• The method of embodiment 21, wherein the transposons comprise a set of two or more transposons, wherein: each transposon includes a different first transposon barcode sequence; said contacting forms barcoded nucleic acid molecules, wherein particular transposon barcodes are associated with particular nucleic acid segments; and said detecting includes detecting the number of different barcode-nucleic acid segment combinations that comprise at least one locus.
  • Embodiment 25
  • The method of embodiments 21-24, wherein the transposons comprise single-stranded transposons.
  • Embodiment 26
  • The method of embodiment 24, wherein the transposons comprise transposons from the kit of embodiments 1-20.
  • Embodiment 27
  • The method of embodiments 24 or 26, wherein the method includes incorporating at least 10 different barcodes into the sample nucleic acids.
  • Embodiment 28
  • The method of embodiments 21-27, wherein the sample nucleic acids comprise genomic DNA derived from no more than a single cell.
  • Embodiment 29
  • The method of embodiments 21-28, wherein the method includes incorporating, on average, one transposon every 500 base pairs of genomic DNA.
  • Embodiment 30
  • The method of embodiments 21-29, wherein a subset of the sample nucleic acids is sufficiently accessible to the loaded transposase to permit transposition and another subset is not sufficiently accessible to the loaded transposase to permit transposition.
  • Embodiment 31
  • The method of embodiment 30, wherein the sample nucleic acids comprise chromatin, and the subset of sample nucleic acids that is sufficiently accessible to the loaded transposase to permit transposition includes nucleic acids in an open configuration in the chromatin.
  • Embodiment 32
  • The method of embodiment 30, wherein the sample nucleic acids comprise chromatin with associated methyl-CpG-binding domain (MBD) proteins, and the subset of sample nucleic acids that is not sufficiently accessible to the loaded transposase to permit transposition includes nucleic acids in CpG islands.
  • Embodiment 33
  • The method of embodiments 21-32, wherein the method additionally includes performing whole genome amplification of the nucleic acid molecules.
  • Embodiment 34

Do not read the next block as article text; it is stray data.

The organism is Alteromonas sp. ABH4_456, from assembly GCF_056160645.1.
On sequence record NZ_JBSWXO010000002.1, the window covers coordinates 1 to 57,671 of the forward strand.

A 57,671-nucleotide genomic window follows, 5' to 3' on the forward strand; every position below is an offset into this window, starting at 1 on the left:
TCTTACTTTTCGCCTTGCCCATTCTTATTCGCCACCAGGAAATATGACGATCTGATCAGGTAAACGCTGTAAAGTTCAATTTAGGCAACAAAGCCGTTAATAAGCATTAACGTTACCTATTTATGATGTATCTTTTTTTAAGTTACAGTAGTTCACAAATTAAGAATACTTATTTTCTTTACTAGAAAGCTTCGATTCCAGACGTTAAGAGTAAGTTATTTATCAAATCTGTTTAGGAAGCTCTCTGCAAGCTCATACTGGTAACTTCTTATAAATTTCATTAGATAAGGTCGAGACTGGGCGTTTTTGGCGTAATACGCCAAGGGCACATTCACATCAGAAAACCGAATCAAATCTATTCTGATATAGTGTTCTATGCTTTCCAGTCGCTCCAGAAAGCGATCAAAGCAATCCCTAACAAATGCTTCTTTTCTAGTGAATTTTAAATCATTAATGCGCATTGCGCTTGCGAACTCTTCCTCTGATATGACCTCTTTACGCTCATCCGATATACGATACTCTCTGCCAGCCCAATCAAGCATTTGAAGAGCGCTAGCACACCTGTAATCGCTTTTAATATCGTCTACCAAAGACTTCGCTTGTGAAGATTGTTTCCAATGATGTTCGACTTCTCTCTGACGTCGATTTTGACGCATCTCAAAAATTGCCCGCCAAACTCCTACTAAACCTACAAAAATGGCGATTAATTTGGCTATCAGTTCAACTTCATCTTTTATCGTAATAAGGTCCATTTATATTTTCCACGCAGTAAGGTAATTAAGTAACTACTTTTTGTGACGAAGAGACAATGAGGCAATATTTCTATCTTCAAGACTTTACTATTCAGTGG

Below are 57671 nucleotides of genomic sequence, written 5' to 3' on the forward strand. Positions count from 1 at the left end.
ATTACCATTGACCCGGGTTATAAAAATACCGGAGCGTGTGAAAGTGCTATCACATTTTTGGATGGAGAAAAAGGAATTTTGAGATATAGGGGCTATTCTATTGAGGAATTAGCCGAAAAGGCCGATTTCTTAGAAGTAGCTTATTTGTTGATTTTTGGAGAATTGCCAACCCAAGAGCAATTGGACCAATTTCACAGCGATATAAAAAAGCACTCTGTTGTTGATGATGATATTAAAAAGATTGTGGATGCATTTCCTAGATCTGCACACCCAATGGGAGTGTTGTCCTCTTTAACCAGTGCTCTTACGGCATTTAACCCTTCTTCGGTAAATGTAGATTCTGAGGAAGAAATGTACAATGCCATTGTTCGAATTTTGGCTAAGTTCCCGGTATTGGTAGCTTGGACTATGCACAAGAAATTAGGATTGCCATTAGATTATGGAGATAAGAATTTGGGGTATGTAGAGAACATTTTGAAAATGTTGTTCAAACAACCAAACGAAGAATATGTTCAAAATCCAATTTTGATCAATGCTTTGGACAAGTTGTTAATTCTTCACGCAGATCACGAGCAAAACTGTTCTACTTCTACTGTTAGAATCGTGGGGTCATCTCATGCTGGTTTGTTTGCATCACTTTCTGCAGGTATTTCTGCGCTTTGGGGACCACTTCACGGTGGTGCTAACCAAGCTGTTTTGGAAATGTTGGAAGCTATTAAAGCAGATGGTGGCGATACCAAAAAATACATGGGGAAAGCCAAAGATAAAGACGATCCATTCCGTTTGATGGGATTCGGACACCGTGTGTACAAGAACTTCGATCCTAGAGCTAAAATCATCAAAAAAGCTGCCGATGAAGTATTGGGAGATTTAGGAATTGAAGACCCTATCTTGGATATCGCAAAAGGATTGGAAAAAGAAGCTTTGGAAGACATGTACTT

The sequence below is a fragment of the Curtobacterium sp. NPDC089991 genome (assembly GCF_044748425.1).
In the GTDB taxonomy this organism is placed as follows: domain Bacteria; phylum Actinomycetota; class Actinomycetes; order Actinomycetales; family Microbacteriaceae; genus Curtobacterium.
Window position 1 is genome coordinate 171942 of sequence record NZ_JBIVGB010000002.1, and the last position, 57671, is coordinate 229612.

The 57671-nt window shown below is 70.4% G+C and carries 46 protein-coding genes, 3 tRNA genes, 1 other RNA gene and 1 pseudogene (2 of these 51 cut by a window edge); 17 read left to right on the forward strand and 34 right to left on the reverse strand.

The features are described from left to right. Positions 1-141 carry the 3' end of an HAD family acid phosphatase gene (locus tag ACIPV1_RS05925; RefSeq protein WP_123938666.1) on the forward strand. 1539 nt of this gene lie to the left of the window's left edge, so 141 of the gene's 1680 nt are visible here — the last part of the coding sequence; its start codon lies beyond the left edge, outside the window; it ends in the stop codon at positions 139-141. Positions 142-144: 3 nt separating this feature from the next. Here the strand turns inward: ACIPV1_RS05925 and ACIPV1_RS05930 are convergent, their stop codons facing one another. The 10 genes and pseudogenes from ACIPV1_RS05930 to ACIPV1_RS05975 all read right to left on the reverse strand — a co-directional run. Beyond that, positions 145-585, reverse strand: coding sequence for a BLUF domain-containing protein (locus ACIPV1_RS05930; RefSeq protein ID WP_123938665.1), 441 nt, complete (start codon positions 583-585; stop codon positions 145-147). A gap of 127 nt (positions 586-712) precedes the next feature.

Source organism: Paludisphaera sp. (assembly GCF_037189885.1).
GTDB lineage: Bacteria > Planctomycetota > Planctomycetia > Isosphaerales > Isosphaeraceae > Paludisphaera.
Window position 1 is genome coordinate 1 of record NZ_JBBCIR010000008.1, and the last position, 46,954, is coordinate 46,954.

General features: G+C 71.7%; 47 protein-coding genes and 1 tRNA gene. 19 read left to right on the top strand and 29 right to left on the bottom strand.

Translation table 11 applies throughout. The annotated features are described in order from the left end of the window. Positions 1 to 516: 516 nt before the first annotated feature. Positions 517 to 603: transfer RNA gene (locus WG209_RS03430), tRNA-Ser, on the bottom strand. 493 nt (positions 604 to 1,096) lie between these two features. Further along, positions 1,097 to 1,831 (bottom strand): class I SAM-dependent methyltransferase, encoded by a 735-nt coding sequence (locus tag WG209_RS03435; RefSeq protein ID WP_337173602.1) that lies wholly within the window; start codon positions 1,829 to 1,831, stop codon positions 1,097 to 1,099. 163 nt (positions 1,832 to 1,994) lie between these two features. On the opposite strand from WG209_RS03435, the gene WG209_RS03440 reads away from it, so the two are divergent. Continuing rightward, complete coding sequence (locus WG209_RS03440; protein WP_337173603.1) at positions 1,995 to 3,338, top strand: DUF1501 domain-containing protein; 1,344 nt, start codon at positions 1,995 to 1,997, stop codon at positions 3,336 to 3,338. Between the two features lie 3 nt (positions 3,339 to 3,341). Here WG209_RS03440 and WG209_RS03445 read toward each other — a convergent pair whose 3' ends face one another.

• The method of embodiments 21-33, wherein said detecting includes DNA sequencing.
  • Embodiment 35
  • The method of embodiments 21-34, wherein the sample nucleic acids comprise genomic DNA, and the method includes detecting the number of different transposon-nucleic acid segment combinations that comprise at least one locus to determine the copy number of that locus.
  • Embodiment 36
  • The method of embodiment 35, wherein when the detected number of different transposon-nucleic acid segment combinations is greater than the expected normal number of alleles for the locus, the sample is identified as one wherein the locus is at a higher than expected copy number in the cell.
  • Embodiment 37
  • The method of embodiment 35, wherein when the detected number of different transposon-nucleic acid segment combinations is less than the expected normal number of alleles for the locus, the sample is identified as one wherein either the locus is at a lower than expected copy number in the cell or allele-dropout may have occurred during amplification and/or sequencing.
  • Embodiment 38
  • The method of embodiment 35, wherein when the detected transposon-nucleic acid segment combinations comprise two different combinations wherein a nucleic acid segment including the same nucleic acid sequence at the locus is associated with one or more transposons at different insertion sites, one or more different transposon sequences, and/or one or more different barcodes, combinations thereof, the sample is identified as diploid and homozygous for the locus.
  • Embodiment 39
  • The method of embodiment 35, wherein when the detected transposon-nucleic acid segment combinations comprise two different transposon-nucleic acid segment combinations wherein nucleic acid segments including different nucleic acid sequences at the locus are each associated with one or more transposons at different insertion sites, one or more different transposon sequences, and/or one or more different barcodes, combinations thereof, the sample is identified as diploid and heterozygous for the locus.